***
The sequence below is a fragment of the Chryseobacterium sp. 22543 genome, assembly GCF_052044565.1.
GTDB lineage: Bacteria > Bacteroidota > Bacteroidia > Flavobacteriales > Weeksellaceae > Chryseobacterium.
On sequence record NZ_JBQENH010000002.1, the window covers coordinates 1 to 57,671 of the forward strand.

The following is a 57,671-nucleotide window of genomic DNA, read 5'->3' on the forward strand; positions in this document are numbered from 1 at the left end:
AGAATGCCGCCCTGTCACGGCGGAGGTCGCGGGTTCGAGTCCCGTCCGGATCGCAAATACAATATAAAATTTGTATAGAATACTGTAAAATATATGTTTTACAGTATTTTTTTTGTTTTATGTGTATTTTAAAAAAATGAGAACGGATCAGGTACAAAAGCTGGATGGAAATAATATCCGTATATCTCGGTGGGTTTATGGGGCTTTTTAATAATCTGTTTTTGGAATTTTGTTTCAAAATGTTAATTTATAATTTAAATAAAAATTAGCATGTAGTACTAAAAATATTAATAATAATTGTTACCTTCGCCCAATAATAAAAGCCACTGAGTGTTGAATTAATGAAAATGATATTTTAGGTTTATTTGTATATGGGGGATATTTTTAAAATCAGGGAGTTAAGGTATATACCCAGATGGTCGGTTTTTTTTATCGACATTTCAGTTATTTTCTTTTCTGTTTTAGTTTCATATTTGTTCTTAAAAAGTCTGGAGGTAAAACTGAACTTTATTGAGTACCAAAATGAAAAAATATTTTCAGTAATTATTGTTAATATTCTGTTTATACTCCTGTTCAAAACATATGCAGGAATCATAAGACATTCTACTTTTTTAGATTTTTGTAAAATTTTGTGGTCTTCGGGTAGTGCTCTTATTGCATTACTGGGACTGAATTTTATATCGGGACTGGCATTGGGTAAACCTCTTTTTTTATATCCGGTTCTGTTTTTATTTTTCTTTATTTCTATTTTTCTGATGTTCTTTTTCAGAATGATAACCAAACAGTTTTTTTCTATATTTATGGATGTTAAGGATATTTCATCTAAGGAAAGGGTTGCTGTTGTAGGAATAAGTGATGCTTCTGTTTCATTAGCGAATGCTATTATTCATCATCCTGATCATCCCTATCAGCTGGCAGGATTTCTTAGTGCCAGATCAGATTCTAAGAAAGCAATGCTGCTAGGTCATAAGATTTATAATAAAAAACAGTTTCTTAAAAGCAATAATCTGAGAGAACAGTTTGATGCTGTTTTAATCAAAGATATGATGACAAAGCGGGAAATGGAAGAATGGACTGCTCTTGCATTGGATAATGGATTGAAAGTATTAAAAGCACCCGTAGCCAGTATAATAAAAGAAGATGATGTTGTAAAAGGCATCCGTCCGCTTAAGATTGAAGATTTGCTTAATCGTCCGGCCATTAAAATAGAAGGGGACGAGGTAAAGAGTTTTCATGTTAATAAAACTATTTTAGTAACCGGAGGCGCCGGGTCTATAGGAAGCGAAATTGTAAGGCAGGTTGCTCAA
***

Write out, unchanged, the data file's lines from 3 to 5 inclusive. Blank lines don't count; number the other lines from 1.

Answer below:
On sequence record NZ_JBQENH010000002.1, the window covers coordinates 1 to 57,671 of the forward strand.

The following is a 57,671-nucleotide window of genomic DNA, read 5'->3' on the forward strand; positions in this document are numbered from 1 at the left end:
AGAATGCCGCCCTGTCACGGCGGAGGTCGCGGGTTCGAGTCCCGTCCGGATCGCAAATACAATATAAAATTTGTATAGAATACTGTAAAATATATGTTTTACAGTATTTTTTTTGTTTTATGTGTATTTTAAAAAAATGAGAACGGATCAGGTACAAAAGCTGGATGGAAATAATATCCGTATATCTCGGTGGGTTTATGGGGCTTTTTAATAATCTGTTTTTGGAATTTTGTTTCAAAATGTTAATTTATAATTTAAATAAAAATTAGCATGTAGTACTAAAAATATTAATAATAATTGTTACCTTCGCCCAATAATAAAAGCCACTGAGTGTTGAATTAATGAAAATGATATTTTAGGTTTATTTGTATATGGGGGATATTTTTAAAATCAGGGAGTTAAGGTATATACCCAGATGGTCGGTTTTTTTTATCGACATTTCAGTTATTTTCTTTTCTGTTTTAGTTTCATATTTGTTCTTAAAAAGTCTGGAGGTAAAACTGAACTTTATTGAGTACCAAAATGAAAAAATATTTTCAGTAATTATTGTTAATATTCTGTTTATACTCCTGTTCAAAACATATGCAGGAATCATAAGACATTCTACTTTTTTAGATTTTTGTAAAATTTTGTGGTCTTCGGGTAGTGCTCTTATTGCATTACTGGGACTGAATTTTATATCGGGACTGGCATTGGGTAAACCTCTTTTTTTATATCCGGTTCTGTTTTTATTTTTCTTTATTTCTATTTTTCTGATGTTCTTTTTCAGAATGATAACCAAACAGTTTTTTTCTATATTTATGGATGTTAAGGATATTTCATCTAAGGAAAGGGTTGCTGTTGTAGGAATAAGTGATGCTTCTGTTTCATTAGCGAATGCTATTATTCATCATCCTGATCATCCCTATCAGCTGGCAGGATTTCTTAGTGCCAGATCAGATTCTAAGAAAGCAATGCTGCTAGGTCATAAGATTTATAATAAAAAACAGTTTCTTAAAAGCAATAATCTGAGAGAACAGTTTGATGCTGTTTTAATCAAAGATATGATGACAAAGCGGGAAATGGAAGAATGGACTGCTCTTGCATTGGATAATGGATTGAAAGTATTAAAAGCACCCGTAGCCAGTATAATAAAAGAAGATGATGTTGTAAAAGGCATCCGTCCGCTTAAGATTGAAGATTTGCTTAATCGTCCGGCCATTAAAATAGAAGGGGACGAGGTAAAGAGTTTTCATGTTAATAAAACTATTTTAGTAACCGGAGGCGCCGGGTCTATAGGAAGCGAAATTGTAAGGCAGGTTGCTCAA